United States President Donald Trump and Kenya’s President Uhuru Kenyatta made quiet history earlier this month with the announcement that the US Trade Representative will negotiate a new trade agreement with Kenya that will serve as the model for the rest of Africa.
This moment is long overdue and demonstrates what happens when two leaders set their minds on making a difference for their countries. The announcement on February 6 — along with President Kenyatta’s speech at the US Chamber of Commerce — was the culmination of more than a year of lobbying by the Kenyan government.
President Trump’s affinity for attention-getting comments and seeming disregard for “the Washington way” of operating obscure a greater truth about his administration — it gets things done!
Besides the US-Kenya trade deal, the Prosper Africa initiative announced last year is moving forward, and rapidly so, according to recent discussions we’ve had with our contacts working on this multi-agency effort to double US-Africa trade.
While our nation has its share of politically connected individuals who understand how to work with government to their benefit, the American system strives to give everyone the right to speak directly to their government.
Although it is unfamiliar to many outside our capital, one of the great reflections of the democratic principles built into our system is that any federal rule-making requires public input. That’s why the US trade rep will seek comments to shape “the direction, focus and content” of the negotiations, which are expected to play out over the next year.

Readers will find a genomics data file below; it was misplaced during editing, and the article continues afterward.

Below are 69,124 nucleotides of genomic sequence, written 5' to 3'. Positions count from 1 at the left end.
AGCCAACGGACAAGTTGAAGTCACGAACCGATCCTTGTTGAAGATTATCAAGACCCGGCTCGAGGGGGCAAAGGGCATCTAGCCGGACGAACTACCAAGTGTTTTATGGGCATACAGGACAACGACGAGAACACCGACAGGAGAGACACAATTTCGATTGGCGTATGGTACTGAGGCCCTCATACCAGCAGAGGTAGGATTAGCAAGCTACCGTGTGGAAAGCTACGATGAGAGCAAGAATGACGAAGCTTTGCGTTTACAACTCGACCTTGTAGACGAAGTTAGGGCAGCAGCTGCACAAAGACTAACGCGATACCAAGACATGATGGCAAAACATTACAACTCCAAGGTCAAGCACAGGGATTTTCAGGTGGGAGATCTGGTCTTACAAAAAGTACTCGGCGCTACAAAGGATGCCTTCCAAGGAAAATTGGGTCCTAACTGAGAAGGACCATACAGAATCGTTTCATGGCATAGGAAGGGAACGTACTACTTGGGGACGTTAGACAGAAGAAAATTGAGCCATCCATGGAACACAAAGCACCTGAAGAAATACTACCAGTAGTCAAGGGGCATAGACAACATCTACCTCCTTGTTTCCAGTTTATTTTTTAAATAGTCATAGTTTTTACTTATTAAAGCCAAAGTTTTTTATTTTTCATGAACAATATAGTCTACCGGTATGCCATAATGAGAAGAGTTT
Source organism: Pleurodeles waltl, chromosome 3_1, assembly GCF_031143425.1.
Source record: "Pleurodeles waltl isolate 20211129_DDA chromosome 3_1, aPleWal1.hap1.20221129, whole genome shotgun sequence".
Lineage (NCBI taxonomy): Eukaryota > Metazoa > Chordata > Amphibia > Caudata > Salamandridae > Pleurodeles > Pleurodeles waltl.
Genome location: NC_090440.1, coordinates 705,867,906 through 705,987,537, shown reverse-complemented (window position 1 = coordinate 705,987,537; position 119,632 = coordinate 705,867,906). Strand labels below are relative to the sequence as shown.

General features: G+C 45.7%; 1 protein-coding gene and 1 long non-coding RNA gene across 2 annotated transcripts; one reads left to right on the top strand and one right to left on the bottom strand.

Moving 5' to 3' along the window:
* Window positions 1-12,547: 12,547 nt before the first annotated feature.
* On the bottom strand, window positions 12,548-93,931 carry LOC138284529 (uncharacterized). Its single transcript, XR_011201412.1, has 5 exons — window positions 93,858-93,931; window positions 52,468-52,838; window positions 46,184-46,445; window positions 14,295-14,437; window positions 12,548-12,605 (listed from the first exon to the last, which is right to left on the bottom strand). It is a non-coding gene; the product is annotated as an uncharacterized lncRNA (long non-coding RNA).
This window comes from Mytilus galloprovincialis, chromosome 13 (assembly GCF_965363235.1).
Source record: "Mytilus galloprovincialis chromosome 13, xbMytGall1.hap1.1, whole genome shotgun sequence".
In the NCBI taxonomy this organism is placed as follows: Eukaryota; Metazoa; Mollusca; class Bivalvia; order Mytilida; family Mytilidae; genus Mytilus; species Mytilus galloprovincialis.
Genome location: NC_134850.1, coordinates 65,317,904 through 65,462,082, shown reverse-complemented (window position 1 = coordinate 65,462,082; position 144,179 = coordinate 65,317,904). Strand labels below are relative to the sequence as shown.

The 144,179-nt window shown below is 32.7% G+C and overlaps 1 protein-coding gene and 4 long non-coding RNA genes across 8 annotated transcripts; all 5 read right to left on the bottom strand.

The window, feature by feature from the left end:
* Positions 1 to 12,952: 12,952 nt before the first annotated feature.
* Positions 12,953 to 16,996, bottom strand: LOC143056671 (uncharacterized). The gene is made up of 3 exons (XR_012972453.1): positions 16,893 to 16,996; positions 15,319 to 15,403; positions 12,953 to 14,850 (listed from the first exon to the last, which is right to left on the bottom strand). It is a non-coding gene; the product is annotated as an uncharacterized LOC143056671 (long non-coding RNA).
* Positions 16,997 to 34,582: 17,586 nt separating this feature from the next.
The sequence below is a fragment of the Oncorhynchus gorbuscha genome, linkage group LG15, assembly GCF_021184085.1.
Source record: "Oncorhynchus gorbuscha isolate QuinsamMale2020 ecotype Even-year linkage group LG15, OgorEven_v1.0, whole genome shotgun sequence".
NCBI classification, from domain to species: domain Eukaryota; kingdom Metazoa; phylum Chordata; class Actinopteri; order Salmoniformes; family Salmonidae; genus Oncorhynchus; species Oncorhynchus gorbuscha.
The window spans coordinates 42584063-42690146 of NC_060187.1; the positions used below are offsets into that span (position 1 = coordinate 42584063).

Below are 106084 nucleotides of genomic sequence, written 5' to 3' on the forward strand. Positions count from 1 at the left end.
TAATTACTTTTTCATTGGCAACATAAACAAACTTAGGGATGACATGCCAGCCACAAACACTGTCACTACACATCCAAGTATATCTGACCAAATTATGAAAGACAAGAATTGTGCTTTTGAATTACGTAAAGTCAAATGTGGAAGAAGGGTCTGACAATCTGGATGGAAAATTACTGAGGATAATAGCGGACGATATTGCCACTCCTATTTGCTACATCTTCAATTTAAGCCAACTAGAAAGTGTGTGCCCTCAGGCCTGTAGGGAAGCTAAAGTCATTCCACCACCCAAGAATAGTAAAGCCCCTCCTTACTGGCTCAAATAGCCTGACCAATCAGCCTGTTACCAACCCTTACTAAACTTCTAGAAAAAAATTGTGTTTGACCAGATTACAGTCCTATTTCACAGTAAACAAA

Any Kenyan entrepreneur, CEO or business person who wants to make this deal work for them should make their voice heard. The US public input process seeks and welcomes input from all citizens and stakeholders, wherever they are.
The Kenyan private sector and interested individuals have a historic opportunity to take part in shaping an agreement that will lock in future prosperity between the US and Kenya for decades with the goal of doubling the $1 billion a year trade.
Other African businesspeople should track this process closely and speak up if they want input into a deal that will serve as the model for their country. Taken together with the ratification of the African Continental Free Trade Agreement, and the East African Community’s promise, there has never been a more auspicious moment for US-Kenya, indeed, US-Africa, trade.
With the continent perched on the verge of becoming the world’s largest workforce and home of the world’s youngest population, it is in all of our interests to build a more prosperous future of economic opportunity for everyone.
Many times over the years, we have discussed how the US lagged behind the British, Europeans and Chinese when it came to investing in Kenya’s seemingly endless bounties.
It frustrated us that our fellow Americans didn’t see what we saw every day: A nation of entrepreneurial people striving to create opportunity and biashara everywhere.
We are thrilled to see our government officially recognise that spirit, embodied by President Kenyatta’s leadership in lobbying for Kenya to strike the first US-African trade deal under President Trump.
Washington has opened the doors of friendship and economic partnership to Kenyans. A prosperous future awaits those bold enough to seize this historic moment and make their voices heard in Washington.
Mr Ranneberger, former US Ambassador to Kenya, is founding partner, Gainful Solutions, Washington, DC. Mr Hull, former Reuters News deputy bureau chief for East and Central Africa and editor for Bloomberg News, is Vice-President, HBW Resources, Washington, DC. Mr Nazari-Kangarlou is founding partner, Gainful Solutions. [email protected]